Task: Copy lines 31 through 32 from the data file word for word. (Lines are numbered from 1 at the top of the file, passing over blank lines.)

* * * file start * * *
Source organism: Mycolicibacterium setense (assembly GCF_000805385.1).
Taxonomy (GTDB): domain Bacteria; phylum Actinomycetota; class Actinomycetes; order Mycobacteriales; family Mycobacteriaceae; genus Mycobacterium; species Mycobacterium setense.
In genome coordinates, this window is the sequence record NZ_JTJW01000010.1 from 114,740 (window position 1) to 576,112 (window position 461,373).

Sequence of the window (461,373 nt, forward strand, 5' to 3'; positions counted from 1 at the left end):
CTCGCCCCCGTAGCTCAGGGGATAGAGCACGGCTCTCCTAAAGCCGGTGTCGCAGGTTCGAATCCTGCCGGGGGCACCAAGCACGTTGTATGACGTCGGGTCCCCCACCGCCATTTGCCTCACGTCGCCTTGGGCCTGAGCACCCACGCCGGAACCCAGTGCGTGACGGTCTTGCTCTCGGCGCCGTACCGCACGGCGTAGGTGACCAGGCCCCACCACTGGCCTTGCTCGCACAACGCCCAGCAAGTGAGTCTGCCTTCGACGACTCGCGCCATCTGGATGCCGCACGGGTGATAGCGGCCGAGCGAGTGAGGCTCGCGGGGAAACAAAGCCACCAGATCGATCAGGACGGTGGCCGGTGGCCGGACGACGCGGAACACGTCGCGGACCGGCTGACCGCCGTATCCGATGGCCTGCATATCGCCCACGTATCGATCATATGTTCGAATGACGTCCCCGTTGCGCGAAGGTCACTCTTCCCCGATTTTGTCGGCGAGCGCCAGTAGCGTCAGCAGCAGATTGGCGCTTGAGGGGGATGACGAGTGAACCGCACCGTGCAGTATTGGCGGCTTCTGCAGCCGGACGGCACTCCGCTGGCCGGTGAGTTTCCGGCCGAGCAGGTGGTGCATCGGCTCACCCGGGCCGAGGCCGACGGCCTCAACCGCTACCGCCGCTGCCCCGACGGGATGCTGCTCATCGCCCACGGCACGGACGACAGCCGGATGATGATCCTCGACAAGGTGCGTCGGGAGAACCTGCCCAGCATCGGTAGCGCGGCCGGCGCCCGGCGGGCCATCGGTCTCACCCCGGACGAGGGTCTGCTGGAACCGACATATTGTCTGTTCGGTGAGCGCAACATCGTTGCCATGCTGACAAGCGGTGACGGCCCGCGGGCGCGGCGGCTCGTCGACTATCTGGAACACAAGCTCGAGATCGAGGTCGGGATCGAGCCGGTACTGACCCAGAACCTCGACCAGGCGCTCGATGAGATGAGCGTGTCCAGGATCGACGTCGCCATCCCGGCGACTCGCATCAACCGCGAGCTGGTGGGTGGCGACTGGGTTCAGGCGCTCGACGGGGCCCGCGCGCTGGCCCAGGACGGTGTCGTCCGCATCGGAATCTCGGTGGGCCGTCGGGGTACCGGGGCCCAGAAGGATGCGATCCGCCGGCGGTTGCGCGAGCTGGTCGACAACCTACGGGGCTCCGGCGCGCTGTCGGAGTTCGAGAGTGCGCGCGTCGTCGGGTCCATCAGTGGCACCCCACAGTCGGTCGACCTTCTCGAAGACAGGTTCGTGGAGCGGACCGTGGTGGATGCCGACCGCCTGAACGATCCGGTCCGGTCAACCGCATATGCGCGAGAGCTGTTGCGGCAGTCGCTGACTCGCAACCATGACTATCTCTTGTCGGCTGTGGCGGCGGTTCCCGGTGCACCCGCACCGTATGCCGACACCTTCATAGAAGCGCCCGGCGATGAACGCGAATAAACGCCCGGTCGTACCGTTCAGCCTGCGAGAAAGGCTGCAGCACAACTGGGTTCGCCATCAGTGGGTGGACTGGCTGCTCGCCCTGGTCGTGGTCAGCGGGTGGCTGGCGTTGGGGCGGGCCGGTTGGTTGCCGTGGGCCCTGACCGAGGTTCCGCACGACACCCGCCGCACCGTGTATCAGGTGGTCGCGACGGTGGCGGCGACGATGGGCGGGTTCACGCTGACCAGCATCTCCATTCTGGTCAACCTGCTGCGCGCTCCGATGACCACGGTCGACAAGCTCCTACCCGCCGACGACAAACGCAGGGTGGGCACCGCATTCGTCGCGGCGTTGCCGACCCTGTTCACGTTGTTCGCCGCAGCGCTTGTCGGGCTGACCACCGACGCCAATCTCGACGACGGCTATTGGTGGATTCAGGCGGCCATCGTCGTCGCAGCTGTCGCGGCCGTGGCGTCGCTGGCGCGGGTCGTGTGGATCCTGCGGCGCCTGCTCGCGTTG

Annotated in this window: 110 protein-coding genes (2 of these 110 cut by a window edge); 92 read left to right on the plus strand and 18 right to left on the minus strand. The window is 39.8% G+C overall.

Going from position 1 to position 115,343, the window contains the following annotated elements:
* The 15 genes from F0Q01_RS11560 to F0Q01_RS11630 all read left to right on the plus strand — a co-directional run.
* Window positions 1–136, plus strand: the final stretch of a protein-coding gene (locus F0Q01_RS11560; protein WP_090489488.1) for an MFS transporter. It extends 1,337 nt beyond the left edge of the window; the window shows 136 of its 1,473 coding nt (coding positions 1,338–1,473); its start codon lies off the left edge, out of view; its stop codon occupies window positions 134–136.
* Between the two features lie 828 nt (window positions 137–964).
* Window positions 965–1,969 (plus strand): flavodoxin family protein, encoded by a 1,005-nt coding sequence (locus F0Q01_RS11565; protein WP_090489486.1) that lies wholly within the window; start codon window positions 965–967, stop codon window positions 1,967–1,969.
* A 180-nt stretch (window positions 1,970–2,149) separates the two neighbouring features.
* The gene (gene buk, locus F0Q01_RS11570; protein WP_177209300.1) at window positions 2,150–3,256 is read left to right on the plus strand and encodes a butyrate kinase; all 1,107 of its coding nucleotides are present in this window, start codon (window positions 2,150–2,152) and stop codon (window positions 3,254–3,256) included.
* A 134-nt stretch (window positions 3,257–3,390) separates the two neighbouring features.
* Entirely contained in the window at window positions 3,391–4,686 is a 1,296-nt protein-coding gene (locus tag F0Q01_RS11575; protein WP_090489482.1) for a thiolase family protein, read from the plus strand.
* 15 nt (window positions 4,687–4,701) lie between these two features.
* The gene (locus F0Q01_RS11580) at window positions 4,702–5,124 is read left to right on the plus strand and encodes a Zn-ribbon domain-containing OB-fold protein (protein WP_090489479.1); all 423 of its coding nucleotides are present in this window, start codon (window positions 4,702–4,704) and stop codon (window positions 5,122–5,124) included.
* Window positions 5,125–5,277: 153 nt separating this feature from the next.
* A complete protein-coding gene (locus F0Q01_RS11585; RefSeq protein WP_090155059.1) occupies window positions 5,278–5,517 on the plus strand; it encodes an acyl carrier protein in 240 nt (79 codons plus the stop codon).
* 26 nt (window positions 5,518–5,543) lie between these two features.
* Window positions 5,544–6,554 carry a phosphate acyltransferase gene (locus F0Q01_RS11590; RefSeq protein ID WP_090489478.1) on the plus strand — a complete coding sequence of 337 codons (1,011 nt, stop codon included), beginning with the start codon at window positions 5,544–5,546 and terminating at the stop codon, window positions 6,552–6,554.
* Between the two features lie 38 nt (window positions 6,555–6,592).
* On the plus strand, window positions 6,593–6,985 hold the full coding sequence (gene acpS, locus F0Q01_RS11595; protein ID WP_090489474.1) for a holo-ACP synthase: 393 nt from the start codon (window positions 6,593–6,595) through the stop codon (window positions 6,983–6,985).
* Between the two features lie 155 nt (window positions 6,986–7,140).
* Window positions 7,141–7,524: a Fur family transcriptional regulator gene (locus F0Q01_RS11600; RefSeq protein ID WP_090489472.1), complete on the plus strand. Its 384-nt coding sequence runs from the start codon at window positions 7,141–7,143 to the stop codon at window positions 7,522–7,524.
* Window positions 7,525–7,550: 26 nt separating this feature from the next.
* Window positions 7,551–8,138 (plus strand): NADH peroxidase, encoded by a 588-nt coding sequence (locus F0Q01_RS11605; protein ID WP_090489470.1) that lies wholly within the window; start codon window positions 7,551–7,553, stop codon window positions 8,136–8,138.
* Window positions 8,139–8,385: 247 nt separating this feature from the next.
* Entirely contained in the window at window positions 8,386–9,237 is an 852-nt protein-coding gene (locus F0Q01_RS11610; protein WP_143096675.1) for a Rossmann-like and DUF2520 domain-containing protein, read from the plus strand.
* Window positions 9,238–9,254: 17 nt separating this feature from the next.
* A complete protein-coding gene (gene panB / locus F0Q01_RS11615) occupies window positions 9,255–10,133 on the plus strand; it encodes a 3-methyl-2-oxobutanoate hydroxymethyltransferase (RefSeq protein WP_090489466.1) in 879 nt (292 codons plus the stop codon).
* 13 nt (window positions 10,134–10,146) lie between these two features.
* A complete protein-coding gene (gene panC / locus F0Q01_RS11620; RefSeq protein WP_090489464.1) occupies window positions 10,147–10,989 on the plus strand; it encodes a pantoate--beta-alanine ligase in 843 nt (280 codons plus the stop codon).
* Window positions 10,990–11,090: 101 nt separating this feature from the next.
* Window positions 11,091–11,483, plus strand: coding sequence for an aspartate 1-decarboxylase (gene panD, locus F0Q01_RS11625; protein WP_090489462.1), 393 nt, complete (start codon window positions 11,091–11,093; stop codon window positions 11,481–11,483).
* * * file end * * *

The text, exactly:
* A complete protein-coding gene (gene panB / locus F0Q01_RS11615) occupies window positions 9,255–10,133 on the plus strand; it encodes a 3-methyl-2-oxobutanoate hydroxymethyltransferase (RefSeq protein WP_090489466.1) in 879 nt (292 codons plus the stop codon).
* 13 nt (window positions 10,134–10,146) lie between these two features.